Eddie kept to his word and helped guide The Real Thing, who formed in 1970.

“Then he asked me to join the band so we could tour together. In 1976 it all took off for us and here we are, still.”

Their first hit – You To Me Are Everything – was made to humour their record company.

“We were presented with the song, which in all honestly we didn’t really like very much. We had Children of the Ghetto, we were into Earth, Wind and Fire, but the record company wanted a hit. Our manager played it to me over the phone in Liverpool. I thought, it’s not bad but isn’t it going off a tangent from where we are now.

“He said, ‘yes, but it’ll get the record company off our backs’.”

The song was recorded at The Roundhouse in January 1975.

“We’d made a few records and they hadn’t been successful,” says Eddie. “When we walked out of the studio we didn’t think nothing. About three months later we started getting calls that it was selling 10/20/30 records a day.”

The song became a massive hit, although those more familiar with the band’s discography will know their soul lay in more gritty, realist songs such as Children of the Ghetto, which has since been covered by the likes of Courtney Pine, Philip Bailey (of Earth, Wind and Fire) and Mary J Blige.

Eddie said: “You wouldn’t believe that song got released because even back then I liked to write about the environment around me and that song says it all.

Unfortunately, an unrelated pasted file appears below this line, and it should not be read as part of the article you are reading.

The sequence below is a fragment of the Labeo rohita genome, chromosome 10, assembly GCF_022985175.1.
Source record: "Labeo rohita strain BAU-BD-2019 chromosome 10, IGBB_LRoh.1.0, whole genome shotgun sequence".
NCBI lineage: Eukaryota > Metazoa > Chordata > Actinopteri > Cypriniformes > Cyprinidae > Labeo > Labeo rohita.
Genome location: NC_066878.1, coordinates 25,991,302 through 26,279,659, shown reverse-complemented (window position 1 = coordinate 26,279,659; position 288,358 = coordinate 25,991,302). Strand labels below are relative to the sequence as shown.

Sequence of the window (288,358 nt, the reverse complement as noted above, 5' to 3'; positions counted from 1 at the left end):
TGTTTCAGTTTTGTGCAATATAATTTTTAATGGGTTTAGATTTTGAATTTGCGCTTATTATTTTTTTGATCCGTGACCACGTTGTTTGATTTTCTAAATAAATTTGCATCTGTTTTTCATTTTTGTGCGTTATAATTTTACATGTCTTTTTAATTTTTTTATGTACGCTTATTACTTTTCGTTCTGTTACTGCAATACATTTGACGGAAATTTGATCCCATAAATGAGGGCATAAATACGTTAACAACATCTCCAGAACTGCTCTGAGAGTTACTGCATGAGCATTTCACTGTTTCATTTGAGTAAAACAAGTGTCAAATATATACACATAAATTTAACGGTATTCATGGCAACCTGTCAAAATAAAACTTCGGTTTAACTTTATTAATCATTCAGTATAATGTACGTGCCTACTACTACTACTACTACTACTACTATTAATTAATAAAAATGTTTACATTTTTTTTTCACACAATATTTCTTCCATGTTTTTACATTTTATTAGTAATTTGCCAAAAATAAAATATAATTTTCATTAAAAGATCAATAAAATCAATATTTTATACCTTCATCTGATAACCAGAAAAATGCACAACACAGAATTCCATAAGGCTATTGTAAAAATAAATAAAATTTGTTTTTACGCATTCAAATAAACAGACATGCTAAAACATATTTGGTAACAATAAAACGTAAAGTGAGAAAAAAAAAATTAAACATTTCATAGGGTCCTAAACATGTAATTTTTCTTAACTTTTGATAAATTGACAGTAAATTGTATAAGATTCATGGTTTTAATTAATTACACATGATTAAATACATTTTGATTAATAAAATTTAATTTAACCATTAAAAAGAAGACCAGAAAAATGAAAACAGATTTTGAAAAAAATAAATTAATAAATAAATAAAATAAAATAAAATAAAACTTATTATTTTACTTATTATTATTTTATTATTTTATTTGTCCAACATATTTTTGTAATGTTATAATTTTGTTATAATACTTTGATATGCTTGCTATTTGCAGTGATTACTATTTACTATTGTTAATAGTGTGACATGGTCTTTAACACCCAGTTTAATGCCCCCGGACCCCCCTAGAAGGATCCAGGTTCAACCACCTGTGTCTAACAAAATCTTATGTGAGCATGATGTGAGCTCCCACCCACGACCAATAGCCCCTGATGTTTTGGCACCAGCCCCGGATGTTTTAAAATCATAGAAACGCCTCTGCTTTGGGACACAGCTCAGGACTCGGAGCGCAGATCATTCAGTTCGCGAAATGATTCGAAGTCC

“By this time a new generation was growing up in Liverpool and we were all a lot angrier now, getting more politically savvy. We started to notice that people were getting things you weren’t getting, it was racial.

“Back in 1962 we couldn’t go into town unless we went mob-handed, because if we did, there’s a chance we’d be beaten up.

“We were typical angst-ridden teenagers competing against other teens who probably had the same problems as ourselves, all battling for the same piece of the cake. A bit like Brexit – Brexit came about because working class people didn’t like the deal.

“We were angry at never getting a chance to get a decent job, we were all thrown out of school by 15, no chance to get a better education, lives staying the same, we were angry about this.

“Then came the riots. Children Of The Ghetto was the precursor to the riots.”

While the song was later picked up by other artists, it is a sore point for Eddie that The Real Thing didn’t receive the recognition that they deserved.

He added: “It’s really frustrating, I’ve got a write-up here from Mary J Blige, she did a live album. On the sleeve notes it says Mary J always says that the highlight of her show was Philip Bailey’s Children Of The Ghetto. She doesn’t know that we wrote the song. Don’t worry, we did get paid. It just goes to show you how ironic this business is, people don’t realise we wrote that.

“Ray, who sang the lead, he died tragically. When you hear the original version, you can hear the anger and anguish in his voice. I sing it in a wistful way. But the way he sang it, it sends chills through me. It’s a big part of our set.”

• Visit for more information and to buy copies of the new DVD The Real Thing at The Philharmonic Hall.